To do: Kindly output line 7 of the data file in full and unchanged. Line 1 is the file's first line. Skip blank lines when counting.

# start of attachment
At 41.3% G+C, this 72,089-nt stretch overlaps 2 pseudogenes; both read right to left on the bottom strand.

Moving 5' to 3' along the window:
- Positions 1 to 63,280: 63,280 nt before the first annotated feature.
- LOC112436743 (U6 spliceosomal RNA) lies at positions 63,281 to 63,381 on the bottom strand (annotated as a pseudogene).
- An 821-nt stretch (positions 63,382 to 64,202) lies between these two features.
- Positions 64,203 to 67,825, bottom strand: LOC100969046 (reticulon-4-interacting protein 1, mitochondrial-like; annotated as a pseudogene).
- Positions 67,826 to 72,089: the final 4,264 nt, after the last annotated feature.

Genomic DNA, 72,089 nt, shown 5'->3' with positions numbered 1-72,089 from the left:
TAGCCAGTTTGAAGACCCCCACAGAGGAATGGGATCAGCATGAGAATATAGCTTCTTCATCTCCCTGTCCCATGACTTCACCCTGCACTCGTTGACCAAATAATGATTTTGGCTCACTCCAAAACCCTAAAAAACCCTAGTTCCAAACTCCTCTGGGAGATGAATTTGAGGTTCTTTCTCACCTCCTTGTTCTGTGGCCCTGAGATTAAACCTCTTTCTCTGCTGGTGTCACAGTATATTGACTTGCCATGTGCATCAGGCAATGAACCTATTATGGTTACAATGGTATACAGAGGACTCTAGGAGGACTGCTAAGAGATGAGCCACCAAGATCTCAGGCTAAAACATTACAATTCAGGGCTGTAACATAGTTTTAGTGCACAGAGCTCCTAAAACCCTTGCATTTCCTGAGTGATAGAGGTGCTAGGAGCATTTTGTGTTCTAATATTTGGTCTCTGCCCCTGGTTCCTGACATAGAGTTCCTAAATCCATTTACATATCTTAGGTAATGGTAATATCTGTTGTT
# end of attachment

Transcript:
- Positions 67,826 to 72,089: the final 4,264 nt, after the last annotated feature.